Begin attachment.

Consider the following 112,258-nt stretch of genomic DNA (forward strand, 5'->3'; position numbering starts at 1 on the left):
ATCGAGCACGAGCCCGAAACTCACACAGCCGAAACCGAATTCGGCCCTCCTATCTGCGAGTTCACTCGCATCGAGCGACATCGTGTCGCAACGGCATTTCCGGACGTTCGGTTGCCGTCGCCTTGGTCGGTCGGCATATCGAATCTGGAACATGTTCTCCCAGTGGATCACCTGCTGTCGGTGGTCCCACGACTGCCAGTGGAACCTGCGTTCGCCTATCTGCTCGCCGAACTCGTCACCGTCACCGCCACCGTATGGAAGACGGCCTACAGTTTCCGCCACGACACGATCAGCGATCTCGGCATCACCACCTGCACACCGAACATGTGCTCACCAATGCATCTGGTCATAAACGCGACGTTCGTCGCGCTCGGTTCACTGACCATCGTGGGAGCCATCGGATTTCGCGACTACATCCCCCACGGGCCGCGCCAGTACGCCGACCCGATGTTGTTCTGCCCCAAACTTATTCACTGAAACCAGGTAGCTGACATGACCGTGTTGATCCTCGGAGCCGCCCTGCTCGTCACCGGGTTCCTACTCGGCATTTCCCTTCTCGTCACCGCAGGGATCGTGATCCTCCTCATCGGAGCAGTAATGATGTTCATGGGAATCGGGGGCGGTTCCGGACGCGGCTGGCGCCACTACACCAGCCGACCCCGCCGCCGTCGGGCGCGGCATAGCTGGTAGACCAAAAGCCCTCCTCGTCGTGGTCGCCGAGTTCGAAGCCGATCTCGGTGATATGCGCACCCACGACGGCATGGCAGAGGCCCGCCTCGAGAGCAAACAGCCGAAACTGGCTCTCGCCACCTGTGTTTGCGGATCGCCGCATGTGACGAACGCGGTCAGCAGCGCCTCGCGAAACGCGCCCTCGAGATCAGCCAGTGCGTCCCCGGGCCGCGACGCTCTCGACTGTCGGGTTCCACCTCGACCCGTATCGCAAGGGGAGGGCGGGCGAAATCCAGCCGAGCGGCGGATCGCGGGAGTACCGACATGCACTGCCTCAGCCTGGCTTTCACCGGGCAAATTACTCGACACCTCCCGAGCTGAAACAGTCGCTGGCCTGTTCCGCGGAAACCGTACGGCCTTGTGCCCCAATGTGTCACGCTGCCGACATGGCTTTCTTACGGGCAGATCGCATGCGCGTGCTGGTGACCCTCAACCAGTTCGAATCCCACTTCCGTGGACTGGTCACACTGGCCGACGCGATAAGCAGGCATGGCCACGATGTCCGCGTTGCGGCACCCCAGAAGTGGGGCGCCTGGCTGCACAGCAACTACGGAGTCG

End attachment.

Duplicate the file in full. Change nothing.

Consider the following 112,258-nt stretch of genomic DNA (forward strand, 5'->3'; position numbering starts at 1 on the left):
ATCGAGCACGAGCCCGAAACTCACACAGCCGAAACCGAATTCGGCCCTCCTATCTGCGAGTTCACTCGCATCGAGCGACATCGTGTCGCAACGGCATTTCCGGACGTTCGGTTGCCGTCGCCTTGGTCGGTCGGCATATCGAATCTGGAACATGTTCTCCCAGTGGATCACCTGCTGTCGGTGGTCCCACGACTGCCAGTGGAACCTGCGTTCGCCTATCTGCTCGCCGAACTCGTCACCGTCACCGCCACCGTATGGAAGACGGCCTACAGTTTCCGCCACGACACGATCAGCGATCTCGGCATCACCACCTGCACACCGAACATGTGCTCACCAATGCATCTGGTCATAAACGCGACGTTCGTCGCGCTCGGTTCACTGACCATCGTGGGAGCCATCGGATTTCGCGACTACATCCCCCACGGGCCGCGCCAGTACGCCGACCCGATGTTGTTCTGCCCCAAACTTATTCACTGAAACCAGGTAGCTGACATGACCGTGTTGATCCTCGGAGCCGCCCTGCTCGTCACCGGGTTCCTACTCGGCATTTCCCTTCTCGTCACCGCAGGGATCGTGATCCTCCTCATCGGAGCAGTAATGATGTTCATGGGAATCGGGGGCGGTTCCGGACGCGGCTGGCGCCACTACACCAGCCGACCCCGCCGCCGTCGGGCGCGGCATAGCTGGTAGACCAAAAGCCCTCCTCGTCGTGGTCGCCGAGTTCGAAGCCGATCTCGGTGATATGCGCACCCACGACGGCATGGCAGAGGCCCGCCTCGAGAGCAAACAGCCGAAACTGGCTCTCGCCACCTGTGTTTGCGGATCGCCGCATGTGACGAACGCGGTCAGCAGCGCCTCGCGAAACGCGCCCTCGAGATCAGCCAGTGCGTCCCCGGGCCGCGACGCTCTCGACTGTCGGGTTCCACCTCGACCCGTATCGCAAGGGGAGGGCGGGCGAAATCCAGCCGAGCGGCGGATCGCGGGAGTACCGACATGCACTGCCTCAGCCTGGCTTTCACCGGGCAAATTACTCGACACCTCCCGAGCTGAAACAGTCGCTGGCCTGTTCCGCGGAAACCGTACGGCCTTGTGCCCCAATGTGTCACGCTGCCGACATGGCTTTCTTACGGGCAGATCGCATGCGCGTGCTGGTGACCCTCAACCAGTTCGAATCCCACTTCCGTGGACTGGTCACACTGGCCGACGCGATAAGCAGGCATGGCCACGATGTCCGCGTTGCGGCACCCCAGAAGTGGGGCGCCTGGCTGCACAGCAACTACGGAGTCG